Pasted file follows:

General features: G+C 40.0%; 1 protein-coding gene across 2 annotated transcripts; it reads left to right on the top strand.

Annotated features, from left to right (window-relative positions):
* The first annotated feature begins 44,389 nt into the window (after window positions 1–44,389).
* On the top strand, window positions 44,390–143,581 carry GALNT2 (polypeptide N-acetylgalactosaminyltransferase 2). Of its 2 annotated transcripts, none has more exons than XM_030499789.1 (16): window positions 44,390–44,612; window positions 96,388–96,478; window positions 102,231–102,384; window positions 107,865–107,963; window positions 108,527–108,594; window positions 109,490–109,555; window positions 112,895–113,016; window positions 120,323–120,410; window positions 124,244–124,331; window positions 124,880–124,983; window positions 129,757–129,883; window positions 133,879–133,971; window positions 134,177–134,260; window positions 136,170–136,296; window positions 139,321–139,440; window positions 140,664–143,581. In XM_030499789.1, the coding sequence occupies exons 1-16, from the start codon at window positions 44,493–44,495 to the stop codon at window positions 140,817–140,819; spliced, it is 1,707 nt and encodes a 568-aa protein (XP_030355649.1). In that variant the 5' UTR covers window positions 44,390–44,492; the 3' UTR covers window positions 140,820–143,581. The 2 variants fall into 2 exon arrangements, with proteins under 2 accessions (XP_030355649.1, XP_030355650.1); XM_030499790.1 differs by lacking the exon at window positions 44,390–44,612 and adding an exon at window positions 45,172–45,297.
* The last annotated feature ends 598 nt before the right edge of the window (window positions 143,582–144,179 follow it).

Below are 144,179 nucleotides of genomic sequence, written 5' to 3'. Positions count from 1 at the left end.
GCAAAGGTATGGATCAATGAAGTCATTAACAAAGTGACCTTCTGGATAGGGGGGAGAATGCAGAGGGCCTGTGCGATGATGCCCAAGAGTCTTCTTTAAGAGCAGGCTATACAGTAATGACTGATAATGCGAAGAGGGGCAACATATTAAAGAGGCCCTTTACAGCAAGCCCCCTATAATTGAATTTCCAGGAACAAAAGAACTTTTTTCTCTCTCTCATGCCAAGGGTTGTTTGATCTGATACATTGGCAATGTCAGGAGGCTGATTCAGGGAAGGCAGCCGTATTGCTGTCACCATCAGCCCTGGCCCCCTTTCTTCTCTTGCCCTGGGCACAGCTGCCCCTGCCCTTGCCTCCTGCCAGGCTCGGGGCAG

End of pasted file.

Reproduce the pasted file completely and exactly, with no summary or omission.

General features: G+C 40.0%; 1 protein-coding gene across 2 annotated transcripts; it reads left to right on the top strand.

Annotated features, from left to right (window-relative positions):
* The first annotated feature begins 44,389 nt into the window (after window positions 1–44,389).
* On the top strand, window positions 44,390–143,581 carry GALNT2 (polypeptide N-acetylgalactosaminyltransferase 2). Of its 2 annotated transcripts, none has more exons than XM_030499789.1 (16): window positions 44,390–44,612; window positions 96,388–96,478; window positions 102,231–102,384; window positions 107,865–107,963; window positions 108,527–108,594; window positions 109,490–109,555; window positions 112,895–113,016; window positions 120,323–120,410; window positions 124,244–124,331; window positions 124,880–124,983; window positions 129,757–129,883; window positions 133,879–133,971; window positions 134,177–134,260; window positions 136,170–136,296; window positions 139,321–139,440; window positions 140,664–143,581. In XM_030499789.1, the coding sequence occupies exons 1-16, from the start codon at window positions 44,493–44,495 to the stop codon at window positions 140,817–140,819; spliced, it is 1,707 nt and encodes a 568-aa protein (XP_030355649.1). In that variant the 5' UTR covers window positions 44,390–44,492; the 3' UTR covers window positions 140,820–143,581. The 2 variants fall into 2 exon arrangements, with proteins under 2 accessions (XP_030355649.1, XP_030355650.1); XM_030499790.1 differs by lacking the exon at window positions 44,390–44,612 and adding an exon at window positions 45,172–45,297.
* The last annotated feature ends 598 nt before the right edge of the window (window positions 143,582–144,179 follow it).

Below are 144,179 nucleotides of genomic sequence, written 5' to 3'. Positions count from 1 at the left end.
GCAAAGGTATGGATCAATGAAGTCATTAACAAAGTGACCTTCTGGATAGGGGGGAGAATGCAGAGGGCCTGTGCGATGATGCCCAAGAGTCTTCTTTAAGAGCAGGCTATACAGTAATGACTGATAATGCGAAGAGGGGCAACATATTAAAGAGGCCCTTTACAGCAAGCCCCCTATAATTGAATTTCCAGGAACAAAAGAACTTTTTTCTCTCTCTCATGCCAAGGGTTGTTTGATCTGATACATTGGCAATGTCAGGAGGCTGATTCAGGGAAGGCAGCCGTATTGCTGTCACCATCAGCCCTGGCCCCCTTTCTTCTCTTGCCCTGGGCACAGCTGCCCCTGCCCTTGCCTCCTGCCAGGCTCGGGGCAG